Several studies have revealed that approximately three-quarters of injuries occurred when multiple people were using the trampoline simultaneously [4]. The smallest participants were up to 14 times more likely to sustain injury relative to their heavier playmates, who could create more recoil of the mat and springs and greater upward impaction forces [3]. These forces must be absorbed by the falling body and can be larger than when landing on solid ground. The American Academy of Pediatrics warns that the safety measures for trampoline use include constant adult supervision and one jumper per trampoline. In the United States, backyard trampolines are common [21]. However, trampoline activity in Korea has unique environmental differences. Due to space limitations, backyard or home trampolines are not popular in Korea. Rather, trampolines have been installed in small indoor playgrounds, called “kids’ cafes,” and small playrooms in restaurants. Therefore, there is an increased risk of multiple simultaneous jumpers.

Nine of the 40 patients in our study (23.1%) were injured while jumping on the trampoline with one of their parents. This may be because of lack of awareness that jumping with their parents could also be dangerous. Therefore, parent education is necessary to prevent trampoline-related injury in young children.

Initial misdiagnosis as a sprain or contusion of the lower leg was common, encountered in 8 patients (20.0%) in our study. This could be due to the non-contact mechanism of injury, because of which some children were able to walk. Also, young children are uncooperative on physical examination, making it difficult to localize the source of pain. Furthermore, initial radiographic changes, such as anterior scooping of the notch for the tibial tubercle or buckling of the cortex, are usually subtle on plain radiographs. Therefore, without understanding the mechanism of injury, a misdiagnosis of sprain or contusion is possible. Magnetic resonance imaging (MRI) or ultrasonography has been suggested for diagnosing trampoline injury in children with normal radiographs [22]. Although MRI is an excellent tool for identifying occult fractures, young children are unable to lie still, and sometimes sedation under general anesthesia may be necessary to obtain an adequate MRI examination. Ultrasonography could also be useful in the diagnosis of occult fractures [23]. Simanovsky et al. prospectively evaluated 58 children with an acute ankle and wrist injury who were suspected of having a fracture despite normal radiographs; 15 patients with positive ultrasonographic findings were diagnosed with a fracture on follow-up radiographs. The advantages of ultrasound imaging include bedside availability and the relative ease of performing repeated examinations. Furthermore, imaging is real-time and free of harmful radiation. However, it is highly operator-dependent.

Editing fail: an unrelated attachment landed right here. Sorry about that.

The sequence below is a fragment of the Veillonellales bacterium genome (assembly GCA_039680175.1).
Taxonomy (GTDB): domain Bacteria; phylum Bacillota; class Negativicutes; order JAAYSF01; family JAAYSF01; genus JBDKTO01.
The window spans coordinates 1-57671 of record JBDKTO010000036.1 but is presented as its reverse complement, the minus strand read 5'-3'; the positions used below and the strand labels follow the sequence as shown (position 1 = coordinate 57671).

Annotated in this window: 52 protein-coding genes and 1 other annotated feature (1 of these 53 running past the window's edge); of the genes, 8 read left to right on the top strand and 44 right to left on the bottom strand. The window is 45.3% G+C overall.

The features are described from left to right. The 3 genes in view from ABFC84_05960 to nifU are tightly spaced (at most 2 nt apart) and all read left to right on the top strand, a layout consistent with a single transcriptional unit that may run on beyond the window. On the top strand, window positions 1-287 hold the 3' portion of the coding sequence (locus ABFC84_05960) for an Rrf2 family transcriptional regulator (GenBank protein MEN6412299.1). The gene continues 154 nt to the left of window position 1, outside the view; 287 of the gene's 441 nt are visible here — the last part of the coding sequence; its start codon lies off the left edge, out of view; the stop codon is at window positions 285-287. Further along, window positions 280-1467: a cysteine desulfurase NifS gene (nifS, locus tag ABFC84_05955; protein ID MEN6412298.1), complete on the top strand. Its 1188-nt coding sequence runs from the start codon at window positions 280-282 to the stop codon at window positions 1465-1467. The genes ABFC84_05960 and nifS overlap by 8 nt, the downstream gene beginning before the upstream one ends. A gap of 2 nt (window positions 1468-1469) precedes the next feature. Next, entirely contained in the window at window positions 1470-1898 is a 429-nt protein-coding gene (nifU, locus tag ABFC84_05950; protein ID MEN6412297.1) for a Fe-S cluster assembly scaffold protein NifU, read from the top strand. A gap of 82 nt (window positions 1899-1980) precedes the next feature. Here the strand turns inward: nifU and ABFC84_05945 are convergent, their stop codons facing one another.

Several mechanisms for the trampoline-related fracture of the proximal tibial metaphysis have been suggested. They include a fall or incorrect landing, collision with other jumpers, falling off the trampoline, or contact with other structures. Mubarak et al. classified 135 pediatric proximal tibial fractures into four groups, according to the direction of force of injury [24]. Of the 135 fractures, 28 (20.7%) were classified into the valgus group; the prototypical activity of this group was jumping on the trampoline, wherein force was applied to the lateral aspect of the extended knee, producing the greenstick fracture of the proximal tibial metaphysis. In a study by Kim et al, of 43 patients, 19 (44.2%) showed varus angulation more than 2° compared to the uninjured leg, 20 remained neutral, and only 4 patients showed valgus angulation [8]. They, thus, concluded that the varus force was more common than the valgus force. Compression force by the recoiling mat was suggested by Boyer et al. When a small child lands on the upward moving mat at the time when its elasticity is reversed by recoil and the springs are shortening to their unstretched length, significant upward impaction force is applied to the descending child’s legs. Therefore, it is possible to get injured without direct impact with other structures or collision with other jumpers. Our results support the findings of Boyer et al.’s study [13]. Valgus deformity was not clinically significant in our study. aTFA and MAD were increased towards valgus at the last follow-up in our patients. However, the increase was not statistically significant (p = 0.692 and p = 0.973, respectively). The ATA was increased in the injured leg at the last follow-up, suggesting that compression force had been applied. However, even this difference was statistically insignificant (p = 0.099). We think that in young children who are using trampoline with a heavier person, the prototypic injury is compression force created by the recoiling mat. Additional varus or valgus force may be present, according to the position of the patient.